The Risky Business of Clinical Dental Hygiene: What to do if you test positive for COVID


What steps should be taken if a hygienist tests positive for COVID-19?

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I am repeatedly made aware of the threat of viral contamination whenever I read articles that delineate the occupations that are at greatest risk from COVID-19 transmission. In reading the most disturbing articles on this topic, I find that the dental hygiene profession always comes in at the number 1 spot. Medical professionals are rated in the top nine along with flight attendants, hairdressers, restaurant and hospitality workers, firefighters, kindergarten teachers, and school bus drivers, according to the U.S. Department of Labor’s Occupational Information Network (O*Net) database.1 If this was the only article where hygienists were listed at the top, I’d be skeptical, but we are often ranked first on these lists.

As you know, I participate in several dental hygiene groups on Facebook and enjoy exchanging the latest news with my hygiene colleagues. Over the last few months, the COVID-19 pandemic has dominated blog entries on a wide variety of media platforms about hygienists’ testing positive for COVID-19. What’s missing from the discussions are detailed instructions on what to do next if you have COVID-19 symptoms while actively practicing dental hygiene. The majority of hygienists testing positive are employed in a private practice setting.

In June, I received an anonymous post from a hygienist who was concerned for another hygienist named Frances. I just happened to read the post and told the hygienist I would help Frances to the best of my ability. Frances suspected that she had become infected while working as a hygiene temp. Transmission did not take place during the provision of clinical care but from one COVID-19 infected employee to two other employees. Here’s her story and most of the story is written in Frances’s words:

In June 2020, I was employed by a DSO for a period of three weeks. I reported to work on a Monday morning after being trained at another location. After lunch, the DSO dentist informed me that the hygienist who trained me at the first location tested positive for COVID-19 and was hospitalized. He suggested that I keep the information to myself until he could confirm what he was told. I had worked with this particular hygienist on the Thursday before working at this new location. Moments later, the dentist approached me, accompanied by the office manager. Together, they told me I needed to leave the office to get tested for COVID-19. The dentist told the office manager that he would leave if management didn’t allow me to leave immediately and he also implied that I could not work without him being present in the office.

I was assured that I would be paid for the rest of the day and I was told not to tell anyone about the situation at hand. I felt so nervous that I forgot to clock out and rushed around the surrounding area, in my car, looking for a place to be tested. I could not find any testing facility that would accommodate me for testing that same day. In the meantime, I telephoned my daughter who lives with me (along with her two young children) and I remembered her mentioning that her food tasted odd while eating a meal on Sunday. On Tuesday, the four of us found a medical immediate care facility near our home that was willing to test us, and we waited in line for six hours. The test cost us $175 each and both my daughter and I tested positive for COVID-19.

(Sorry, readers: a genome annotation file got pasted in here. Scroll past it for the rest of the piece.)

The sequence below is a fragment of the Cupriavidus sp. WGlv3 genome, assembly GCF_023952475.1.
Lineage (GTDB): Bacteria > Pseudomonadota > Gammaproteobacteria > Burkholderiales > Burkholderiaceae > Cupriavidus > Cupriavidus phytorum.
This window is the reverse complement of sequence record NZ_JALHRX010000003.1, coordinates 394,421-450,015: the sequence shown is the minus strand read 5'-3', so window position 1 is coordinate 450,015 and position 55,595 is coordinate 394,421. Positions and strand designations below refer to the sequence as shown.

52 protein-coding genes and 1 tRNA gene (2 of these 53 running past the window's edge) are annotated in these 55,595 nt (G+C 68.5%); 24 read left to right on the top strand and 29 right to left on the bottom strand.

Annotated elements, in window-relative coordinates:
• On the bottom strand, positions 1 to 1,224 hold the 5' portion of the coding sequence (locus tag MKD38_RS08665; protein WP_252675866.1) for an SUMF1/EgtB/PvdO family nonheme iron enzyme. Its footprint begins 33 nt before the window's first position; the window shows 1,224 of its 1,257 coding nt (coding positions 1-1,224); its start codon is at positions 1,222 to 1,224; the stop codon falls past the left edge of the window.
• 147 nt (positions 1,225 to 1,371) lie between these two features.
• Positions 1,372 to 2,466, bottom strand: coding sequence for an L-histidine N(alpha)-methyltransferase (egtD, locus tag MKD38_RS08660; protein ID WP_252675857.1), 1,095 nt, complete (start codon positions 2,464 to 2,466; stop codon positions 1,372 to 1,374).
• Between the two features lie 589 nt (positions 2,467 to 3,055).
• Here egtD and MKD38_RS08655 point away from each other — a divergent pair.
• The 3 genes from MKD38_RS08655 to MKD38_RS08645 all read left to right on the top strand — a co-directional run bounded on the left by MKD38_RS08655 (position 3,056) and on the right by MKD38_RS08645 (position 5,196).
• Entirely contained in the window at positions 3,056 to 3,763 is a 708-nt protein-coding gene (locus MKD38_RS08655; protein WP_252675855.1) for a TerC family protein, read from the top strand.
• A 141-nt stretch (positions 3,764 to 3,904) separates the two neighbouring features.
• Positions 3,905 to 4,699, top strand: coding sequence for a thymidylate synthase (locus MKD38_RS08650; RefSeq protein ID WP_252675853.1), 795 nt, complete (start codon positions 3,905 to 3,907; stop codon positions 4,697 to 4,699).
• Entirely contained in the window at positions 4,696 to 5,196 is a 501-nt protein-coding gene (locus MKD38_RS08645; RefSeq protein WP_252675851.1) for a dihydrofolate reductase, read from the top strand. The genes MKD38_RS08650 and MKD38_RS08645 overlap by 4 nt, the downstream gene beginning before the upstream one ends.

I immediately texted test results to my office manager who asked me to email results to the district manager of the DSO. Later that afternoon, I received a call from a DSO Human Resources representative, who was rude and condescending. Her tone was accusatory, [which took me aback], and she seemed to question my credibility. I was also told that, as a new hire, I wasn’t eligible for healthcare insurance until September and that I could not file for workman’s compensation because there was no proof that my COVID-19 infection came from the DSO employee. I told her I felt strongly that I became infected by the other hygienist. During training, the hygienist was unmasked in the break room and we were in close proximity to each other. The HR representative seemed surprised that I knew as much as I did about the other hygienist’s COVID-19 status and she seemed more concerned about my getting compensated for the day and less concerned about my welfare. She also mentioned that it was not their place (dentist and office manager) to tell me to leave work and get tested. The representative wanted to know if I had told anyone else and she ended the conversation by saying she could do nothing else for me but that she would pray for my recovery. She reiterated that I should [keep it to myself] and that I should give all exposure details to the DSO District Manager.

In talking to my office manager, she indicated that she had been in communication with HR and that I had been “taken care of.” To be honest, I felt like an inconvenience or inanimate object that management just wanted to push aside, and I also felt as though the entire situation had been swept under a rug.

Eventually, I talked to the other hygienist who was hospitalized with COVID-19 and she indicated that the DSO knew on Friday (the day after my training) that she had tested positive for COVID-19. In her opinion, I should have been informed and the DSO should have paid for my testing cost. Moreover, I was sent to two different locations where I could have infected patients and staff. I also found out that the dental assistant who was in the break room with the infectious dental hygienist tested positive for COVID-19, as well.

Ever since I tested positive, I have not heard [from] the District Manager. I would have told her that it was a strong possibility that the dental assistant and I contracted COVID-19 from the infected hygienist while in the break room where she was unmasked and chatty.